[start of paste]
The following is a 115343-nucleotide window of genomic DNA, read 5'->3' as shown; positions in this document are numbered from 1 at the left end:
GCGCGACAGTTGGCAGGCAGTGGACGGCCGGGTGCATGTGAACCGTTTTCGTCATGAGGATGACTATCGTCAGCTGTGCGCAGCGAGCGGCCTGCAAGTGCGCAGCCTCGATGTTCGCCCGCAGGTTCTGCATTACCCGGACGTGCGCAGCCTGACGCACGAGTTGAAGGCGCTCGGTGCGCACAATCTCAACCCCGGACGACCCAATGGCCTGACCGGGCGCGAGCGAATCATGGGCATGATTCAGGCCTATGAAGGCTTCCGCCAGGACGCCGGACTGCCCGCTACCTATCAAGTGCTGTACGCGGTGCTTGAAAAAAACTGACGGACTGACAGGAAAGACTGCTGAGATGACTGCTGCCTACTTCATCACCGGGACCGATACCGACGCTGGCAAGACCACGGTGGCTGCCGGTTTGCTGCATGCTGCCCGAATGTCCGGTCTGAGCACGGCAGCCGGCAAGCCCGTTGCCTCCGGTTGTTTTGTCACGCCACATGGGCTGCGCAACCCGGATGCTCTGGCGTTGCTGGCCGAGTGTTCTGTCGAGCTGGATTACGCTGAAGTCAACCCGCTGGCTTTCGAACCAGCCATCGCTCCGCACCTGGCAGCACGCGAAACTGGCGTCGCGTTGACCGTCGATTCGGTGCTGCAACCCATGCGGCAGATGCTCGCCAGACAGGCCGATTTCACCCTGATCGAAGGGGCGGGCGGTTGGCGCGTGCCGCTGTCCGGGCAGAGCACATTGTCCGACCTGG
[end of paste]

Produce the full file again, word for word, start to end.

The following is a 115343-nucleotide window of genomic DNA, read 5'->3' as shown; positions in this document are numbered from 1 at the left end:
GCGCGACAGTTGGCAGGCAGTGGACGGCCGGGTGCATGTGAACCGTTTTCGTCATGAGGATGACTATCGTCAGCTGTGCGCAGCGAGCGGCCTGCAAGTGCGCAGCCTCGATGTTCGCCCGCAGGTTCTGCATTACCCGGACGTGCGCAGCCTGACGCACGAGTTGAAGGCGCTCGGTGCGCACAATCTCAACCCCGGACGACCCAATGGCCTGACCGGGCGCGAGCGAATCATGGGCATGATTCAGGCCTATGAAGGCTTCCGCCAGGACGCCGGACTGCCCGCTACCTATCAAGTGCTGTACGCGGTGCTTGAAAAAAACTGACGGACTGACAGGAAAGACTGCTGAGATGACTGCTGCCTACTTCATCACCGGGACCGATACCGACGCTGGCAAGACCACGGTGGCTGCCGGTTTGCTGCATGCTGCCCGAATGTCCGGTCTGAGCACGGCAGCCGGCAAGCCCGTTGCCTCCGGTTGTTTTGTCACGCCACATGGGCTGCGCAACCCGGATGCTCTGGCGTTGCTGGCCGAGTGTTCTGTCGAGCTGGATTACGCTGAAGTCAACCCGCTGGCTTTCGAACCAGCCATCGCTCCGCACCTGGCAGCACGCGAAACTGGCGTCGCGTTGACCGTCGATTCGGTGCTGCAACCCATGCGGCAGATGCTCGCCAGACAGGCCGATTTCACCCTGATCGAAGGGGCGGGCGGTTGGCGCGTGCCGCTGTCCGGGCAGAGCACATTGTCCGACCTGG